The Afghan Pashto Poet Rahman Baba
Philosopher and Poet of the Heart
Mr Anzor, as one of the best known literary critics in Afghanistan who has written academic studies of Rahman Baba, how would you present him to an international public?
Mohammad Zarin Anzor: Rahman Baba, is one of the great Afghan poets of the seventeenth century; his writings are devoted to the awareness of God and the Sufi Muslim mysticism. I believe that no other classical Pashto poet has won so much affection as he has: he is celebrated, loved and honoured. That's why he's known as Baba, little father or grandfather. This is a title which is only awarded to elders who are worthy of honour in our society.
Rahman Baba's poetry is also wonderfully expressive of love and affection, and his poems are not just loved by religious people and dervishes, but also by women, young people and all kinds of people who love life. His poems also portray the world view of the Pashtuns of the time; that ought to be of great interest to people.
What makes Rahman Baba stand out from other great Pashto poets?
Anzor: Beside Rahman Baba, there were many other great Sufi poets, like Mirza Khan Ansari, Daulat Luani, Wasel Rokhani and Mullah Arzani in the sixteenth century, Abdul Qader Khattak in the seventeenth), or Pir Mohammad Kaker in the eighteenth, just to name a few. The topics of mysticism and awareness of God are central to Pashto literature up to modern times. But Rahman Baba's mystical poetry is different from that of the others because it is not entirely dedicated to God, but also reflects the wishes of the people of his time. Rahman Baba deals with social issues and other important topics which concern everyone. For example, you can find in his Diwan the following lines:
Greater than building Abraham's Qaaba
Is it, to heal the wounded heart of another.
What are the typical characteristics of his poetry?
Anzor: Rahman sees awareness of God as part of human evolution. How can human beings free themselves from the animalistic world and reach a higher spiritual status? Another characteristic is the moral aspect of his poetry, from which people can take examples for their own lives. Most of his poems are Ghazals; he almost always stuck to this form, whatever the content of his poems. There are a few examples of Mokhamas (five line poems) and Qasida (poems with over 15 lines).
People are so fond of Rahman Baba's poems because the language as well as the images and metaphors are very simple. It's only when you take the poem as a whole that you find a highly complex philosophical view of the world.
Orientalists who have translated Rahman's work, like Major Raverty in the nineteenth century or Annemarie Schimmel in the twentieth, emphasise the aspects of love and praise of God in his poems. How far can Rahman Baba be seen as a socially critical poet?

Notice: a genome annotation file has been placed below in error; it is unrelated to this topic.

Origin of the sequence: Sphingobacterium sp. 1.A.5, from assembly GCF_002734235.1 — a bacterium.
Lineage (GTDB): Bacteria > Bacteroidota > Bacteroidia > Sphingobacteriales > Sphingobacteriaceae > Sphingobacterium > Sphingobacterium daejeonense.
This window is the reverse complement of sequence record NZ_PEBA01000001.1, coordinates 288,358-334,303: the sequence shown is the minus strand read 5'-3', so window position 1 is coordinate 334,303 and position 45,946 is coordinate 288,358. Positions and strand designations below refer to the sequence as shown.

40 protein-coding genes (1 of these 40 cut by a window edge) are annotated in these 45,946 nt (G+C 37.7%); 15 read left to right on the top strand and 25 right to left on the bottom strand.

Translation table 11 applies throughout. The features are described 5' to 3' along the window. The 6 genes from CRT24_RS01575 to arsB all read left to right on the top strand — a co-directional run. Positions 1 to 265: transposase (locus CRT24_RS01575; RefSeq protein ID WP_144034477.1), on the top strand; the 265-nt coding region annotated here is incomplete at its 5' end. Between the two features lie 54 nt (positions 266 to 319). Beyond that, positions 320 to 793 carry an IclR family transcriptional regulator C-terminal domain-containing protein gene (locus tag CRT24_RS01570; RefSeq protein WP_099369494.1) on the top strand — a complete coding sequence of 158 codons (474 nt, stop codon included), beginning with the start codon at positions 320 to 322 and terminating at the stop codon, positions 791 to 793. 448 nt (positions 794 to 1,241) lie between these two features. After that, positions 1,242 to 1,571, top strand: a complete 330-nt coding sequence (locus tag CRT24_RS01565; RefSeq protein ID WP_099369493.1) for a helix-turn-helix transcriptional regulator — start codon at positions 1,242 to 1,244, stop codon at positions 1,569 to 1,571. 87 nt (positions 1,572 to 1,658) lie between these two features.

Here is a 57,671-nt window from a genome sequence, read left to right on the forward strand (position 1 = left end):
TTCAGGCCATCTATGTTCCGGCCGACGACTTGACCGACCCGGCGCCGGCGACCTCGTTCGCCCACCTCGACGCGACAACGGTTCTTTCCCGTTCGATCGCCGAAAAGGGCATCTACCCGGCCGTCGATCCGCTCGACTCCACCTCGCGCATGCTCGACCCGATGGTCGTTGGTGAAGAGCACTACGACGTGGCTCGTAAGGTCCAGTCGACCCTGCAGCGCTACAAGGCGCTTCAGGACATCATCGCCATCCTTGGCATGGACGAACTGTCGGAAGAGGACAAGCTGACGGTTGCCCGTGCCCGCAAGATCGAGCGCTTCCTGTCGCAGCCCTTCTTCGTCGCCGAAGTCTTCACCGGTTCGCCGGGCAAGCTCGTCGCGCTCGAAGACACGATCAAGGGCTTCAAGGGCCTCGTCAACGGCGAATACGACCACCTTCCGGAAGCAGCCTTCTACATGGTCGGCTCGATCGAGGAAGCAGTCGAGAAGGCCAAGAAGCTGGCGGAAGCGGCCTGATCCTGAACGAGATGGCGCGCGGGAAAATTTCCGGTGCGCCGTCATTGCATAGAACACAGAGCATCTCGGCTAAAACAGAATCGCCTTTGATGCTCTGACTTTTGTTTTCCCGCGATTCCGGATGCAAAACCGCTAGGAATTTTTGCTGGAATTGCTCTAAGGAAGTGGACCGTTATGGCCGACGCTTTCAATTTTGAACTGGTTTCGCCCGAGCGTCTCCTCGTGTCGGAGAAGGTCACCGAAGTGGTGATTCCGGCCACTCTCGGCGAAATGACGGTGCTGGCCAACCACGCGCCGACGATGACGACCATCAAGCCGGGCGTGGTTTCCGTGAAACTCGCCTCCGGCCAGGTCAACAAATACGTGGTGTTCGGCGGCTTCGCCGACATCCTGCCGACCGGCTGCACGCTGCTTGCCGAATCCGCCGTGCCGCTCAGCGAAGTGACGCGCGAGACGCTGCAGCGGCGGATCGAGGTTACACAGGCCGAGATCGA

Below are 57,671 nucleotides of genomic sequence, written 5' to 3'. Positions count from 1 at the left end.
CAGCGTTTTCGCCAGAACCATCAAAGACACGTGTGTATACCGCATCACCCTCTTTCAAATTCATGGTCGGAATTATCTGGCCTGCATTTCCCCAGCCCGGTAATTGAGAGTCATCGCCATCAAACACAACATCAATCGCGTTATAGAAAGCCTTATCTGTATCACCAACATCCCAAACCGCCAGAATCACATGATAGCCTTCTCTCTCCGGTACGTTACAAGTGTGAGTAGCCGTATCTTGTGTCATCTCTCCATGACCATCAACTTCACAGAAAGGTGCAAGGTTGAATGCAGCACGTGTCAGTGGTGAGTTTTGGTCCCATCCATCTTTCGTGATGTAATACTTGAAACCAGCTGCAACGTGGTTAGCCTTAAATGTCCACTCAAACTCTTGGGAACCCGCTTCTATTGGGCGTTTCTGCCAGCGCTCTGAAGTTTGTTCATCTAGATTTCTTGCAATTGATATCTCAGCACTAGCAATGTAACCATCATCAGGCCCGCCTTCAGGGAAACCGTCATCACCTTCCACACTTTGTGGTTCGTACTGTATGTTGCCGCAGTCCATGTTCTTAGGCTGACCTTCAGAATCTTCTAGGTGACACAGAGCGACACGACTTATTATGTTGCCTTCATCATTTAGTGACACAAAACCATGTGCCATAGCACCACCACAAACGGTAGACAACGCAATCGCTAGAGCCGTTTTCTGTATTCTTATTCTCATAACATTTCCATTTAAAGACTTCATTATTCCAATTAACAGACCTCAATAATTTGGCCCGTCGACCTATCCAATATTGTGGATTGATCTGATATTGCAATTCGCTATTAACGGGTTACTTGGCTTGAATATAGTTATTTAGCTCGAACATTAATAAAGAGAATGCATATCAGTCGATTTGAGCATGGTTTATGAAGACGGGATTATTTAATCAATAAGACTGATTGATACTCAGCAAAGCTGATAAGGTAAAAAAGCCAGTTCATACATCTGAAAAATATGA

Anzor: Like Khoshal Khan, Rahman Baba lived and wrote during the period of Mogul rule. Khoshal fought against the Moguls after he'd been imprisoned by them, and he incited a revolt against Mogul domination. Some of his poetry deals with this issue. But Rahman Baba is not a poet of national resistance. He never submitted to any rulers, or worked and wrote under them. He dealt with all the social issues of his time in a critical manner. He belonged to the Momand tribe, but in one of his poems he writes:
For Rahman, it was humanity which stood at the centre of his thoughts, and not the more or less random membership of a particular group.
Western academics often see Rahman's poems as being in the tradition of the Persian-language Sufi poetry of Jalal ud Din Rumi. The topics of Rahman's poetry and his manner of expression have something timeless and universal about them. Can one not see in his poetry the values of the kind of spiritual and philosophical development which later became known in Europe as humanism?
Anzor: In oriental writing, and especially in that which deals with awareness of God and mysticism, there are common values and metaphors shared by Arabic, Persian, Turkish, Indian and Afghan lyrical poetry which are not totally unknown in Western poetry and literature. Some of the metaphors belong to the cultural heritage of humanity. It would be an offence against the principles and values which characterise Muslim mystical and love poetry if one were to draw clear borders.
From the point of view of an international readership, what is the literary value of Rahman's Diwan? Is it world literature which still has to be discovered?
Anzor: Aside from its importance for Pashto literature, Rahman Baba's Diwan is of great value for an international public. But it's not just the Diwan – it's also the works which were written before and after Rahman Baba of which people need to become aware. People will see that the Afghans were able to develop a complex value system and philosophical depth. That will help the world to grow together a little more and it will remove another empty space on the map of world literature. The whole world is looking towards the Pashtuns, but no-one is taking any interest in their cultural heritage.
Interview Rochsana Soraya
© Qantara.de 2009
Mohammad Zarin Anzor is an Afghan journalist, literary critic and writer who is currently living in Germany. He studied journalism and Pashto literature at the universities of Kabul and Peshawar.